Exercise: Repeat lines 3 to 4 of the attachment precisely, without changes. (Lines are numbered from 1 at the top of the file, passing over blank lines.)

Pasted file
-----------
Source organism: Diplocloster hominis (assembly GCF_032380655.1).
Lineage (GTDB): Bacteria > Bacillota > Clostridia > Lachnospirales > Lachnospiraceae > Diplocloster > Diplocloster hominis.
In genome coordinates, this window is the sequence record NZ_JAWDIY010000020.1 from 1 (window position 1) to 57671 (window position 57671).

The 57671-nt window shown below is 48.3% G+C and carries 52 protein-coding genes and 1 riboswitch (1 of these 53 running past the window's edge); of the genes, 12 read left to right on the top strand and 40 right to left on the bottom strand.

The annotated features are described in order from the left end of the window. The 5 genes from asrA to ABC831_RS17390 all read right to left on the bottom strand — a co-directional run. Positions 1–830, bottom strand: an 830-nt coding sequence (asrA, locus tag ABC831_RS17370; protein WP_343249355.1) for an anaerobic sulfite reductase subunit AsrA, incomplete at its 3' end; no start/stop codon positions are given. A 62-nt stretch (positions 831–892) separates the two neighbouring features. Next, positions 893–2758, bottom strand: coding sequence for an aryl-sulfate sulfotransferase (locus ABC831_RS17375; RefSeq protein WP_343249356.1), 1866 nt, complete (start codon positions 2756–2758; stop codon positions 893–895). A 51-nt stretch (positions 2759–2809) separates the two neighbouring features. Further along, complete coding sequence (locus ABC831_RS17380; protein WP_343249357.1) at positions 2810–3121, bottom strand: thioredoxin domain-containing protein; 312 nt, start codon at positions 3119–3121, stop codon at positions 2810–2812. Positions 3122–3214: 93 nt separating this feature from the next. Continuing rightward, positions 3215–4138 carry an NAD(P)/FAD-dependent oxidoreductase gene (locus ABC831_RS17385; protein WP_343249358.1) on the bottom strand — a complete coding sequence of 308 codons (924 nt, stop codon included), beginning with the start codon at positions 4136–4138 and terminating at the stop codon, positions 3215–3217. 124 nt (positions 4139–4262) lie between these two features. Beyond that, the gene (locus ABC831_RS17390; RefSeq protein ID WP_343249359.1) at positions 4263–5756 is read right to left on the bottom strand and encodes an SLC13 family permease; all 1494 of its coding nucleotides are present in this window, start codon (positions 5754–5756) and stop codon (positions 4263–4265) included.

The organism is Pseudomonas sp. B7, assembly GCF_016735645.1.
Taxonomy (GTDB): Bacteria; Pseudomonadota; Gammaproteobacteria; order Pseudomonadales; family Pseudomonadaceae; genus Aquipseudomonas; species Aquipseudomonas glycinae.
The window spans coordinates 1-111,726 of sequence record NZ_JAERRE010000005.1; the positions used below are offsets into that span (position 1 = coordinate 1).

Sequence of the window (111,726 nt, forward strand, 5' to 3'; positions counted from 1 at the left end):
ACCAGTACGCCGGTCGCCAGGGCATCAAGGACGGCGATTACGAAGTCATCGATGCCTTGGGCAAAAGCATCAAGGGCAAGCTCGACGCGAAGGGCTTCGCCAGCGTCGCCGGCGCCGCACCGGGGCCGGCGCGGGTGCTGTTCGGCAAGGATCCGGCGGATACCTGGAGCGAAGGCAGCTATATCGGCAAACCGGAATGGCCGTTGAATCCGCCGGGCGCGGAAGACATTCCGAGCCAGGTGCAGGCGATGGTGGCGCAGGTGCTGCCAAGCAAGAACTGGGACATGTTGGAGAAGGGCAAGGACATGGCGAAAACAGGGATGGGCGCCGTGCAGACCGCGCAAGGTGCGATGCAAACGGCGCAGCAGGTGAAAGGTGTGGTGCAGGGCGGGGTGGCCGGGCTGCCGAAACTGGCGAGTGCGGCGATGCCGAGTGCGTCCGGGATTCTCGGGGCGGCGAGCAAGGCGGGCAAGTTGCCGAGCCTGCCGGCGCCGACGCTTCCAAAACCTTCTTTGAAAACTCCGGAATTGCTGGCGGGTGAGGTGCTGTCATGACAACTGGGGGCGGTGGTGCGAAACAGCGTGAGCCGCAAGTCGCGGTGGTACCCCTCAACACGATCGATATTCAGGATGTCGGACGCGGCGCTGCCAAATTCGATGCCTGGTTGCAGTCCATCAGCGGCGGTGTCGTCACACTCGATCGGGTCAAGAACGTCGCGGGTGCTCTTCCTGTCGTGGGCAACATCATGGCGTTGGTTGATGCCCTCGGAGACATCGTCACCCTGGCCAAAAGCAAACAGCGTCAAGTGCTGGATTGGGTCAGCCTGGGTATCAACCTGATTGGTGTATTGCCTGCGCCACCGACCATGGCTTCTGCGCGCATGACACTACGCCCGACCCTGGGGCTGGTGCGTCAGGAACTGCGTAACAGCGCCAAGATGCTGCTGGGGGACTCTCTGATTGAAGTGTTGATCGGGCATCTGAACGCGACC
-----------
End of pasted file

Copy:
In genome coordinates, this window is the sequence record NZ_JAWDIY010000020.1 from 1 (window position 1) to 57671 (window position 57671).

The 57671-nt window shown below is 48.3% G+C and carries 52 protein-coding genes and 1 riboswitch (1 of these 53 running past the window's edge); of the genes, 12 read left to right on the top strand and 40 right to left on the bottom strand.